Most of Romania's pre-World War II governments maintained the forms, but not always the substance, of a liberal constitutional monarchy. The fascist Iron Guard movement, exploiting a quasi-mystical nationalism, fear of communism, and resentment of alleged foreign and Jewish domination of the economy, was a key destabilizing factor, which led to the creation of a royal dictatorship in 1938 under King Carol II. Throughout the twentieth century, Romania's leaders repeatedly exploited the nationalistic and xenophobic sentiments that the long history of foreign domination had instilled in their countrymen. During the 1930s, these sentiments gave rise to the violently anti- Semitic and anticommunist Iron Guard, the largest fascist movement in the Balkans.
In 1940, the authoritarian General Antonescu took control. The Iron Guard promoted the establishment of a pro-German military dictatorship led by General Ion Antonescu, who brought Romania into World War II on the side of the Axis Powers in June 1941. But his dream of regaining the territories of Bukovina and Bessarabia, annexed by the Soviet Union in the first year of the war, was not to be realized. Indeed, by joining Hitler's forces and attacking the Soviet Union, Antonescu sealed Romania's tragic postwar fate.
In August 1944, a coup led by King Michael, with support from opposition politicians and the army, deposed the Antonescu dictatorship and put Romania's battered armies on the side of the Allies. Romania incurred additional heavy casualties fighting alongside the Soviet Union against the Germans in Transylvania, Hungary, and Czechoslovakia.
According to the officially recognized 2004 Wiesel Commission report, Romanian authorities were responsible for the death of between 280,000 and 380,000 Romanian and Ukrainian Jews in the territories under Romanian jurisdiction (including Bessarabia, Bukovina, and Transnistria) out of a population of approximately 760,000. In addition, 132,000 Romanian Jews were killed by the pro-Nazi Hungarian authorities in Transylvania.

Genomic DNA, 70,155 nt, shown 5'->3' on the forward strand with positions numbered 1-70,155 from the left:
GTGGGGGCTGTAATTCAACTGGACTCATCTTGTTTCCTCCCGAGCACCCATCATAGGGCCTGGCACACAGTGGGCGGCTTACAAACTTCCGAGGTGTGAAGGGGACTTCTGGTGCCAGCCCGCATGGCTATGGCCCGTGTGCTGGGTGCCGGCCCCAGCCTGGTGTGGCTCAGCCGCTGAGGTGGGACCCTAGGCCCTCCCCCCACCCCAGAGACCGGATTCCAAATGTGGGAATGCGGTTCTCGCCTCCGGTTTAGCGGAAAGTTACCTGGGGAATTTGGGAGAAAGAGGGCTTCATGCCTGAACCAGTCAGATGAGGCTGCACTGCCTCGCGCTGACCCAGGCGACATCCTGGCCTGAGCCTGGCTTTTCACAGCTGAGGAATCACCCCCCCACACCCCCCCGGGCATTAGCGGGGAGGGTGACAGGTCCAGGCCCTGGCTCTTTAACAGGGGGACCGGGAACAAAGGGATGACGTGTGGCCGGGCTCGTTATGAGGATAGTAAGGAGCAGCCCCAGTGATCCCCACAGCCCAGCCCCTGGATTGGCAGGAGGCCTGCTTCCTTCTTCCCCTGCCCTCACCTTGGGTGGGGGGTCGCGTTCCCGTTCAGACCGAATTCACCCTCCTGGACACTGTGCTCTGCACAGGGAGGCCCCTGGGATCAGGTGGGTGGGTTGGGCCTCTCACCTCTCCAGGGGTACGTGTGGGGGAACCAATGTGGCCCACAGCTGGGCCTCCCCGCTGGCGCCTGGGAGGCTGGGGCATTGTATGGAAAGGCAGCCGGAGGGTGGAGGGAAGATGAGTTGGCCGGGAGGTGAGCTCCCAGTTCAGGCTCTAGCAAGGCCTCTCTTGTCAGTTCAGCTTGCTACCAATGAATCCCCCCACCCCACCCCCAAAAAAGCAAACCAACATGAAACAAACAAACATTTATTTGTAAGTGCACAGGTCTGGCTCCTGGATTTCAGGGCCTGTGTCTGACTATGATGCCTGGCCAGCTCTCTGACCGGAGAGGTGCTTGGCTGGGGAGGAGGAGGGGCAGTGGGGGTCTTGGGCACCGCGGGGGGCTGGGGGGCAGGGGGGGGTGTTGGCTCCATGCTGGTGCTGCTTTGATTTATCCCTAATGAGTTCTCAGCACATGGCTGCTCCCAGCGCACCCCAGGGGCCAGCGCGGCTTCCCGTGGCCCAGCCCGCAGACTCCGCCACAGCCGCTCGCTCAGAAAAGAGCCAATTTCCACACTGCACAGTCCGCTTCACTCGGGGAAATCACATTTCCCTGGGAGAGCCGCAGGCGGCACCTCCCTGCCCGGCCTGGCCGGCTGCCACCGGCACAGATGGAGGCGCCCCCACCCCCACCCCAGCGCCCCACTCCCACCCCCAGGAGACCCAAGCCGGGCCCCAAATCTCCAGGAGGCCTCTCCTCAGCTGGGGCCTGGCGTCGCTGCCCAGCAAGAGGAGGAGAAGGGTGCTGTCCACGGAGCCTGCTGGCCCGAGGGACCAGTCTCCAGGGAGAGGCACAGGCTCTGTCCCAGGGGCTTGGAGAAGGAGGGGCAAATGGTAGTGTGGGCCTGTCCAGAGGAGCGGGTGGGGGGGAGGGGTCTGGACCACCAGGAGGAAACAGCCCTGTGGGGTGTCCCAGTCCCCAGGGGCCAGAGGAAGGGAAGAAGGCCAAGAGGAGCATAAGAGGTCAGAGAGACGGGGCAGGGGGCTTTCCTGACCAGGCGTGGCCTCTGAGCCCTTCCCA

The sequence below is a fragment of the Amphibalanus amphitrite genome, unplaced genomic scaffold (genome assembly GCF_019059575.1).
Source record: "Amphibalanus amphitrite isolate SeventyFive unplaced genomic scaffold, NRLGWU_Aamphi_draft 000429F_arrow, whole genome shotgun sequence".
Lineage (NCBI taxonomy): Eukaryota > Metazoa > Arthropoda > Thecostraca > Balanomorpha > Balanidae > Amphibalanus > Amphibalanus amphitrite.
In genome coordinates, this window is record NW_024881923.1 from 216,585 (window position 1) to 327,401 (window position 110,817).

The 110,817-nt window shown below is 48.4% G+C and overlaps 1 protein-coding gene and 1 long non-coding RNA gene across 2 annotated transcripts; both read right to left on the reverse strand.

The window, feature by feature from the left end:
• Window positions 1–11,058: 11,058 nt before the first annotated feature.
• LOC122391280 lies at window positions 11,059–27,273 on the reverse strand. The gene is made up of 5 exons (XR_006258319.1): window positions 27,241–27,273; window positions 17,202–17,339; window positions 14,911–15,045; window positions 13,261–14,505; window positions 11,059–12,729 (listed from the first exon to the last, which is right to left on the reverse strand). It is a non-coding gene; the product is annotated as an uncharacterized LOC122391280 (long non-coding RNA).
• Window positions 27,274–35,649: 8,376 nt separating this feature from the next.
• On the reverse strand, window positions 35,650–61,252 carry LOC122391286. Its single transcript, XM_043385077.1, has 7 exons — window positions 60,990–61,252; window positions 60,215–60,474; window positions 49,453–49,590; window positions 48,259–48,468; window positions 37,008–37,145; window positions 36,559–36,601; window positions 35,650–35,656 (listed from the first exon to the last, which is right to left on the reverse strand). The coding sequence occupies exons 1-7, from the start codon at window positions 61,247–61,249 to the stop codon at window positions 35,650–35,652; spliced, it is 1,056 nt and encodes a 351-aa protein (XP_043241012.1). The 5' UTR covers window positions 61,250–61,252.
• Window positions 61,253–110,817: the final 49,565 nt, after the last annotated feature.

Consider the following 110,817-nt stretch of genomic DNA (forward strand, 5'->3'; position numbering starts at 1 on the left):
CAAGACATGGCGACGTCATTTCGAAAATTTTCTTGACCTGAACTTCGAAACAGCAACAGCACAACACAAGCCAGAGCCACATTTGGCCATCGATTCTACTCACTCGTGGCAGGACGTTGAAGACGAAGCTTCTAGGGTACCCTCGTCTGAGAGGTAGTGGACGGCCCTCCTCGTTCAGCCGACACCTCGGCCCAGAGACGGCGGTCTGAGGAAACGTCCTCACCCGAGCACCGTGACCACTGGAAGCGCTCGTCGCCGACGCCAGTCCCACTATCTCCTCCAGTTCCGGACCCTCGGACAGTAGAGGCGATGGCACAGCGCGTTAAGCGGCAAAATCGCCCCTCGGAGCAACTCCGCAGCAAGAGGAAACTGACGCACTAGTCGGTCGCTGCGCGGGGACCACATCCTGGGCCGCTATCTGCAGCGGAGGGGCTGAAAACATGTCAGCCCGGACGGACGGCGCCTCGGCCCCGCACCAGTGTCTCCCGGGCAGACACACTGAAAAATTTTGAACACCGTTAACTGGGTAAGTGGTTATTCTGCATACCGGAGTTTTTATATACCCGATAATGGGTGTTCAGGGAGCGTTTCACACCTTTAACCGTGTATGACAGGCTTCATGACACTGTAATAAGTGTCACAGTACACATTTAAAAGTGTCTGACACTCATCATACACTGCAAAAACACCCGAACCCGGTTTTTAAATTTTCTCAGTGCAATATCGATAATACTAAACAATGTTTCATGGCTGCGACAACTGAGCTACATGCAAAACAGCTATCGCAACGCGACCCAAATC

A peace treaty, signed in Paris on February 10, 1947, confirmed the Soviet annexation of Bessarabia and northern Bukovina, but restored the part of northern Transylvania granted to Hungary in 1940 by Hitler. The treaty also required massive war reparations by Romania to the Soviet Union, whose occupying forces left in 1958.
Occupied by the victorious Red Army, Romania in 1948 suffered a communist takeover and was forced to pay heavy reparations to the Soviet Union. The Soviets pressed for inclusion of Romania's heretofore negligible Communist Party in the post-war government, while non-communist political leaders were steadily eliminated from political life. King Michael abdicated under pressure in December 1947, when the Romanian People's Republic was declared, and went into exile.
By the late 1950s, Romania's communist government began to assert some independence from the Soviet Union. Nicolae Ceausescu became head of the Communist Party in 1965 and head of state in 1967. Ceausescu's denunciation of the 1968 Soviet invasion of Czechoslovakia and a brief relaxation in internal repression helped give him a positive image both at home and in the West. Seduced by Ceausescu's "independent" foreign policy, Western leaders were slow to turn against a regime that, by the late 1970s, had become increasingly harsh, arbitrary, and capricious. Rapid economic growth fueled by foreign credits gradually gave way to economic autarchy accompanied by wrenching austerity and severe political repression.
There are no universally accepted figures, but a 2006 presidential commission established to study the communist dictatorship said more than 600,000 Romanians were sentenced for political crimes between 1945 and 1989. Thousands died from beatings, illness, exhaustion, cold, or lack of food or medicine.